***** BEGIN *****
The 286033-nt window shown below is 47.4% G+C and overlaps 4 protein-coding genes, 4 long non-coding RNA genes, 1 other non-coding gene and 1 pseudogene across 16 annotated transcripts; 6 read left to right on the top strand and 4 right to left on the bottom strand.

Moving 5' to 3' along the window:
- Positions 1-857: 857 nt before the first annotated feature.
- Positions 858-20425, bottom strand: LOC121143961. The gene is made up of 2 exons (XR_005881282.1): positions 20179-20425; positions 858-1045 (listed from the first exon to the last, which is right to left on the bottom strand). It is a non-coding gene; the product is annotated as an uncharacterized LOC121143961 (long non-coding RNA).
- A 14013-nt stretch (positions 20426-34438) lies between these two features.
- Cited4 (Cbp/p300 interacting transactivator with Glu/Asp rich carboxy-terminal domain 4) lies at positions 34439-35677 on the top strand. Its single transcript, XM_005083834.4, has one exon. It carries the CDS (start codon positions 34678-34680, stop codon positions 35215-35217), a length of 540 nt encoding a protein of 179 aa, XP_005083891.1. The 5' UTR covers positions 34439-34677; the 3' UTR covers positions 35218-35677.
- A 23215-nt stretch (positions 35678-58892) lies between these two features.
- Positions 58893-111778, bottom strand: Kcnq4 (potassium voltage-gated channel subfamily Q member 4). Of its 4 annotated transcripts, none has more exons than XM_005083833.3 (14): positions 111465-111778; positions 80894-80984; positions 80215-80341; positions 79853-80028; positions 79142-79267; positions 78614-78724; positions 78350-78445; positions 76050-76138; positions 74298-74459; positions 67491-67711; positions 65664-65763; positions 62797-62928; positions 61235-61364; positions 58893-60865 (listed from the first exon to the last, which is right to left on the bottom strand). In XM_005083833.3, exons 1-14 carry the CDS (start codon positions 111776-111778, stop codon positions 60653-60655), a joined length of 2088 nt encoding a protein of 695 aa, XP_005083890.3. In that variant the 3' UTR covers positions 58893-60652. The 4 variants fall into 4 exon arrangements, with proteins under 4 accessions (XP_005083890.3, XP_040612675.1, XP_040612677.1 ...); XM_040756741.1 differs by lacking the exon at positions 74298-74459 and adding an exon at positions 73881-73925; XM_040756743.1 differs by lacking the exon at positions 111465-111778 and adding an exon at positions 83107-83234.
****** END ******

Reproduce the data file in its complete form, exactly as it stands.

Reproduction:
The 286033-nt window shown below is 47.4% G+C and overlaps 4 protein-coding genes, 4 long non-coding RNA genes, 1 other non-coding gene and 1 pseudogene across 16 annotated transcripts; 6 read left to right on the top strand and 4 right to left on the bottom strand.

Moving 5' to 3' along the window:
- Positions 1-857: 857 nt before the first annotated feature.
- Positions 858-20425, bottom strand: LOC121143961. The gene is made up of 2 exons (XR_005881282.1): positions 20179-20425; positions 858-1045 (listed from the first exon to the last, which is right to left on the bottom strand). It is a non-coding gene; the product is annotated as an uncharacterized LOC121143961 (long non-coding RNA).
- A 14013-nt stretch (positions 20426-34438) lies between these two features.
- Cited4 (Cbp/p300 interacting transactivator with Glu/Asp rich carboxy-terminal domain 4) lies at positions 34439-35677 on the top strand. Its single transcript, XM_005083834.4, has one exon. It carries the CDS (start codon positions 34678-34680, stop codon positions 35215-35217), a length of 540 nt encoding a protein of 179 aa, XP_005083891.1. The 5' UTR covers positions 34439-34677; the 3' UTR covers positions 35218-35677.
- A 23215-nt stretch (positions 35678-58892) lies between these two features.
- Positions 58893-111778, bottom strand: Kcnq4 (potassium voltage-gated channel subfamily Q member 4). Of its 4 annotated transcripts, none has more exons than XM_005083833.3 (14): positions 111465-111778; positions 80894-80984; positions 80215-80341; positions 79853-80028; positions 79142-79267; positions 78614-78724; positions 78350-78445; positions 76050-76138; positions 74298-74459; positions 67491-67711; positions 65664-65763; positions 62797-62928; positions 61235-61364; positions 58893-60865 (listed from the first exon to the last, which is right to left on the bottom strand). In XM_005083833.3, exons 1-14 carry the CDS (start codon positions 111776-111778, stop codon positions 60653-60655), a joined length of 2088 nt encoding a protein of 695 aa, XP_005083890.3. In that variant the 3' UTR covers positions 58893-60652. The 4 variants fall into 4 exon arrangements, with proteins under 4 accessions (XP_005083890.3, XP_040612675.1, XP_040612677.1 ...); XM_040756741.1 differs by lacking the exon at positions 74298-74459 and adding an exon at positions 73881-73925; XM_040756743.1 differs by lacking the exon at positions 111465-111778 and adding an exon at positions 83107-83234.